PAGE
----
Please Note: This article is written for users of the following Microsoft Word versions: 97, 2000, 2002, and 2003. If you are using a later version (Word 2007 or later), this tip may not work for you. For a version of this tip written specifically for later versions of Word, click here: Selecting a Word.

Selecting a Word

by Allen Wyatt
(last updated October 9, 2018)

1

If you are using a mouse, Word provides a shortcut to select an entire word. To do this, follow these two steps:

  1. Using the mouse pointer, point to the word you want to select.
  2. Double-click on the mouse.

If you want to select additional words, hold down the mouse button after the second click and drag the mouse across them. Word adds one word at a time to your selection. Once the words are selected, you can do any other editing function on those words.

WordTips is your source for cost-effective Microsoft Word training. (Microsoft Word is the most popular word processing software in the world.) This tip (1278) applies to Microsoft Word 97, 2000, 2002, and 2003. You can find a version of this tip for the ribbon interface of Word (Word 2007 and later) here: Selecting a Word.

Author Bio

Allen Wyatt

With more than 50 non-fiction books and numerous magazine articles to his credit, Allen Wyatt is an internationally recognized author. He is president of Sharon Parq Associates, a computer and publishing services company. ...

MORE FROM ALLEN

Inserting the Template Name in Your Document

Templates are a powerful part of the Word experience, as they allow you to create and format documents based on patterns. ...

Discover More

Using the MROUND Worksheet Function

If you want to round a value to some multiple of a whole number, you'll want to become familiar with the MROUND function. ...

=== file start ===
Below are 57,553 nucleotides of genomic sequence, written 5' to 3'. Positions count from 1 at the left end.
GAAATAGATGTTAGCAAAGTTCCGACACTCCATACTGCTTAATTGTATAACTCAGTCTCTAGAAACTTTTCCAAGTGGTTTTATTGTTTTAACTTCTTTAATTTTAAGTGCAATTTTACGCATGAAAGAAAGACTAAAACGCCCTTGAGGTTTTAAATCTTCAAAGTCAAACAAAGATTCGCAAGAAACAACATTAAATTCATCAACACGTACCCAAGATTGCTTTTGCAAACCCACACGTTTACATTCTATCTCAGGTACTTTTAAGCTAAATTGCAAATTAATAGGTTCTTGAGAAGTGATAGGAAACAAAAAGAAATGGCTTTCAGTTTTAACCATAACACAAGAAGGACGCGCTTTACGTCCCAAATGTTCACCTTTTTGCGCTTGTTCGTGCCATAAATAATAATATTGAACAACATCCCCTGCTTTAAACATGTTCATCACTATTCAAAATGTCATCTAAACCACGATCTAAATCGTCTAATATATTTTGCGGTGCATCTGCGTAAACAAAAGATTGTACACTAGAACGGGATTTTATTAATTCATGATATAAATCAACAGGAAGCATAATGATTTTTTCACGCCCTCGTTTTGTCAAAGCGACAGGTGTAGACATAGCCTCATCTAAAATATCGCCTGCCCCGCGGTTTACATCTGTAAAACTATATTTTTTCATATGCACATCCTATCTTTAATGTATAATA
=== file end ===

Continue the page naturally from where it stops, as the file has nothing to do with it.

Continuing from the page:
Discover More

Determining If a Number is Odd or Even

If you need to know whether a particular value is odd or even, you can use this simple formula. Designed to be used in a ...

Discover More

Do More in Less Time! Are you ready to harness the full power of Word 2013 to create professional documents? In this comprehensive guide you'll learn the skills and techniques for efficiently building the documents you need for your professional and your personal life. Check out Word 2013 In Depth today!

More WordTips (menu)

Automatically Selecting Words

When editing a document, Word normally selects entire words as you use the mouse to select text. This tip explains why ...

Discover More

Selecting an Entire Section

Documents can be subdivided into sections, with each of them formatted differently. If you want to select all the text in ...

Discover More

Selecting Sentences

Need to select an entire sentence at once? You can do so by creating a short macro that does the task for you, or you can ...

Discover More
Subscribe

FREE SERVICE: Get tips like this every week in WordTips, a free productivity newsletter. Enter your address and click "Subscribe."

View most recent newsletter.

Comments

If you would like to add an image to your comment (not an avatar, but an image to help in making the point of your comment), include the characters [{fig}] (all 7 characters, in the sequence shown) in your comment text. You’ll be prompted to upload your image when you submit the comment. Maximum image size is 6Mpixels. Images larger than 600px wide or 1000px tall will be reduced. Up to three images may be included in a comment. All images are subject to review. Commenting privileges may be curtailed if inappropriate images are posted.

What is one minus 1?

2014-07-18 13:46:09

Marlene Blough

On my macbook without a mouse, I can do the same by selecting the first word then immediately hitting command and holding it down for selecting succeeding words.


This Site

Got a version of Word that uses the menu interface (Word 97, Word 2000, Word 2002, or Word 2003)? This site is for you! If you use a later version of Word, visit our WordTips site focusing on the ribbon interface.

Videos
Subscribe

FREE SERVICE: Get tips like this every week in WordTips, a free productivity newsletter. Enter your address and click "Subscribe."

(Your e-mail address is not shared with anyone, ever.)

View the most recent newsletter.